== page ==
Building A Portfolio In A Bear Market

No Place To Hide:

A massive amount of wealth has been destroyed throughout this bear market that continues its carnage that started in January. Except for oil stocks, there hasn’t been any place to hide, as the cryptocurrency market, gold, equities and bonds have all scrummed to the mauling of the bear. The current bear market has been brutal with some individual stocks losing more than 90% of their value such as Peloton (PTON), Beyond Meat (BYND), Robinhood (HOOD), Coinbase (COIN) and Zoom Video (ZM). However, even high-quality large-cap companies with growing revenues and durable business models have not been spared and have sold off 30-50% such as Disney (DIS), Microsoft (MSFT), Adobe (ADBE), Amazon (AMZN), Advanced Micro Devices (AMD), Best Buy (BBY), Chipotle (CMG), Costco (COST), Facebook (FB), FedEx (FDX), General Electric (GE), Google (GOOGL), Goldman Sachs (GS), Home Depot (HD), Intel (INTC), Netflix (NFLX), Nike (NKE), PayPal (PYPL), Starbucks (SBUX) and Visa (V).

During bear markets or an extended period of a market-wide correction, investors have the unique opportunity to purchase heavily discounted stocks at a fraction of the price when compared to their peaks. As history indicates, establishing long-term positions during corrections can lead to outsized gains over the intermediate and long term. As the selling pressure abates and the macroeconomic backdrop resolves, building equity stakes in high-quality companies bodes well for investors. The most recent market wide sell-off is due to a confluence of the China Covid lockdowns, Russia/Ukraine war, persistent inflation and rising rates. As these macro issues resolve over time, the markets will regain their footing and appreciate higher. The current market backdrop is the exact scenario where investors should be deploying cash on-hand to snap up heavily discounted merchandise.

Cash Is King:

Deploying cash into an environment where the selling is relentless and indiscriminate can be a daunting task. However, for any portfolio structure, having cash on-hand is essential and in these environments is where this cash should be deployed in equities. This cash position provides investors with flexibility and agility when faced with market corrections. Cash enables investors to be opportunistic and capitalize on stocks that have sold off and have become de-risked. Initiating new positions and dollar cost averaging during these extended periods of weakness are great long-term drivers of portfolio appreciation. Absent of any systemic risk, there’s a lot of fantastic entry points for many high-quality large cap companies. Investors should not remiss and capitalize on this buying opportunity because it may not last too long.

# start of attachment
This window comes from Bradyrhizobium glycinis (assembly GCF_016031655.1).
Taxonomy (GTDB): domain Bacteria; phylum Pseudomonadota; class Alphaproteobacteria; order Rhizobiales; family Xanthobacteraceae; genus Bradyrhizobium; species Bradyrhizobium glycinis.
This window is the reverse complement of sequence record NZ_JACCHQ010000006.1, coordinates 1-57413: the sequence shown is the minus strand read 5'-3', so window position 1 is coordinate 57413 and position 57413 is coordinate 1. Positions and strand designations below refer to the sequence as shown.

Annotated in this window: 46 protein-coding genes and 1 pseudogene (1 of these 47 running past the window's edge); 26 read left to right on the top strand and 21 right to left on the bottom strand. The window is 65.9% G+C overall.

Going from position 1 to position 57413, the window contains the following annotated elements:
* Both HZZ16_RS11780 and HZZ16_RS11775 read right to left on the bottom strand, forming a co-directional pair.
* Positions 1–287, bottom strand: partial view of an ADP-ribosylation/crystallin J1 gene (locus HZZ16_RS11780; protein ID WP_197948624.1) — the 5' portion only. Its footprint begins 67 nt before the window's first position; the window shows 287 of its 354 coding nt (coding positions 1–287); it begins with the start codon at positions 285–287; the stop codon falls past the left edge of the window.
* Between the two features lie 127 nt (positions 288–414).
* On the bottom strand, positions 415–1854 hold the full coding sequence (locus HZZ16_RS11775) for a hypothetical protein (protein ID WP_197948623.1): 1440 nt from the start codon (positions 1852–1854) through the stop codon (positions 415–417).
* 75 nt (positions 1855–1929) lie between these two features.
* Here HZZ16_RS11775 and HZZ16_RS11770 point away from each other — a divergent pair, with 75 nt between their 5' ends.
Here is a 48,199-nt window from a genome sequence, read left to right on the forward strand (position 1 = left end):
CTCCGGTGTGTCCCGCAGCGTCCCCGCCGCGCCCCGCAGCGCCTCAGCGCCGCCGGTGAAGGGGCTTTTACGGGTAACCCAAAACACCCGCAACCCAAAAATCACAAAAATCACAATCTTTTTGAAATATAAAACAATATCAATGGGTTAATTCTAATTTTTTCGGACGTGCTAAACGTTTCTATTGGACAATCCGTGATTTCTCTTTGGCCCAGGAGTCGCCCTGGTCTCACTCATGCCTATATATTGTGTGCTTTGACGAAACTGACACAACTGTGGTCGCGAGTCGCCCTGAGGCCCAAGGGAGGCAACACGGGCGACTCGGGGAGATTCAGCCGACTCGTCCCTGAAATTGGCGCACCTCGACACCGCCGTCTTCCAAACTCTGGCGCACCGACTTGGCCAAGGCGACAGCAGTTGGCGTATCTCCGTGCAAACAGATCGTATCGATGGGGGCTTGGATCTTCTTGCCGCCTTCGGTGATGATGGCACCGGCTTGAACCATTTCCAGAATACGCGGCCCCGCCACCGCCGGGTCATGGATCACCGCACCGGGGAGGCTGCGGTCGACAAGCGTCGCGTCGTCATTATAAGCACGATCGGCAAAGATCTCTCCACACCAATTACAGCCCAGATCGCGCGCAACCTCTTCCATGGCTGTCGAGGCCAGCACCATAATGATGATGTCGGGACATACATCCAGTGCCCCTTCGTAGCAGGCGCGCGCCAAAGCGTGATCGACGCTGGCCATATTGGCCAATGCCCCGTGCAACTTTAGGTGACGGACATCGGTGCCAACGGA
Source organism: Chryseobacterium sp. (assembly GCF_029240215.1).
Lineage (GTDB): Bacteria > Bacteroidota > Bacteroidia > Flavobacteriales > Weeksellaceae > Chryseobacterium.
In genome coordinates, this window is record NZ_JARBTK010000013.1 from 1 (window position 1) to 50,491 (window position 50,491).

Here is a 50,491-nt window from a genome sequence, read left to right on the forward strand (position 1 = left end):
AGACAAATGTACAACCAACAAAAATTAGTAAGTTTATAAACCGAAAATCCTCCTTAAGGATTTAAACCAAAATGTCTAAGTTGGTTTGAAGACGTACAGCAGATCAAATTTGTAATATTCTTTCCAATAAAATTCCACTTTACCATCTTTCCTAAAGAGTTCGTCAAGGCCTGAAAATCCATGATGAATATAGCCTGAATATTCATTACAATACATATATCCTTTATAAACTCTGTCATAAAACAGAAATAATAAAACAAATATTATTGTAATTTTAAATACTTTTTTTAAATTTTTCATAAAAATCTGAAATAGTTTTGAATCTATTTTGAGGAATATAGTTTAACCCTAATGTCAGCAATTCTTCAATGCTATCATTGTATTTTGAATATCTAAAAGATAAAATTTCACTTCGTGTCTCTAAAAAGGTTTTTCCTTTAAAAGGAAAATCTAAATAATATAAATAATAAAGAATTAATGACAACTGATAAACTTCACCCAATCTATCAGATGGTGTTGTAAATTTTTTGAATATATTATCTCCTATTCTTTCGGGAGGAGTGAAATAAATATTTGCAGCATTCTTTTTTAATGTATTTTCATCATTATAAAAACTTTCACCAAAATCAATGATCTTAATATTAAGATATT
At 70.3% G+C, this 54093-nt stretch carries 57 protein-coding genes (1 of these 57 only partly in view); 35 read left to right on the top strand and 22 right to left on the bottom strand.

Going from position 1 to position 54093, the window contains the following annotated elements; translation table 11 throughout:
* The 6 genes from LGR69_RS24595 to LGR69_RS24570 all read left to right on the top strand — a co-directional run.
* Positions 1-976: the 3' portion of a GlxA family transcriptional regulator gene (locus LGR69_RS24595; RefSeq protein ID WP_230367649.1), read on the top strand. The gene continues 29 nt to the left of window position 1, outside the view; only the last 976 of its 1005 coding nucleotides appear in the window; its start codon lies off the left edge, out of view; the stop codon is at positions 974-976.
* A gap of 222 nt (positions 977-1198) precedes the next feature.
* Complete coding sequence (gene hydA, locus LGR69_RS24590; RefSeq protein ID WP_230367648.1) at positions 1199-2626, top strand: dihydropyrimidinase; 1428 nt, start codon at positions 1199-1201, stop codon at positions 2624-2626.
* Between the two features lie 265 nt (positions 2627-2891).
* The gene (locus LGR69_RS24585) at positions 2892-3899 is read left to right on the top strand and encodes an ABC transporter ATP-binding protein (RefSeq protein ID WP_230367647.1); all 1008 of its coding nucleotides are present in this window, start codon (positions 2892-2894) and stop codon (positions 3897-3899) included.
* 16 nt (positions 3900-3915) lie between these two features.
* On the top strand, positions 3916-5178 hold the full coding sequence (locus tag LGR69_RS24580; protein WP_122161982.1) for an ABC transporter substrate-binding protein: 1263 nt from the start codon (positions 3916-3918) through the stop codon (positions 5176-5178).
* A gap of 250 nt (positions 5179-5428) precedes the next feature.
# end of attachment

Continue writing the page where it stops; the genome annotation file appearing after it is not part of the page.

Anchoring and Dollar Cost Averaging:

Purchasing stocks at the exact bottom is nearly impossible however purchasing stocks at attractive valuations in a disciplined manner over time is possible. Dollar cost averaging is a great strategy to use when anchoring down into a position with an initial sum of capital and following through with additional incremental purchases as the stock declines further. The net benefit is reducing the average purchase price per share in a sequential fashion (i.e., reducing cost basis). An example of building out a high-quality portfolio with subsequent dollar cost averaging throughput this market weakness can be seen in Figure 1.

Figure 1 – Initiating positions in high quality companies with subsequent dollar cost averaging to lower the average purchase price over time. These long equity trades along with options-based trades can be found via the Trade Notification service.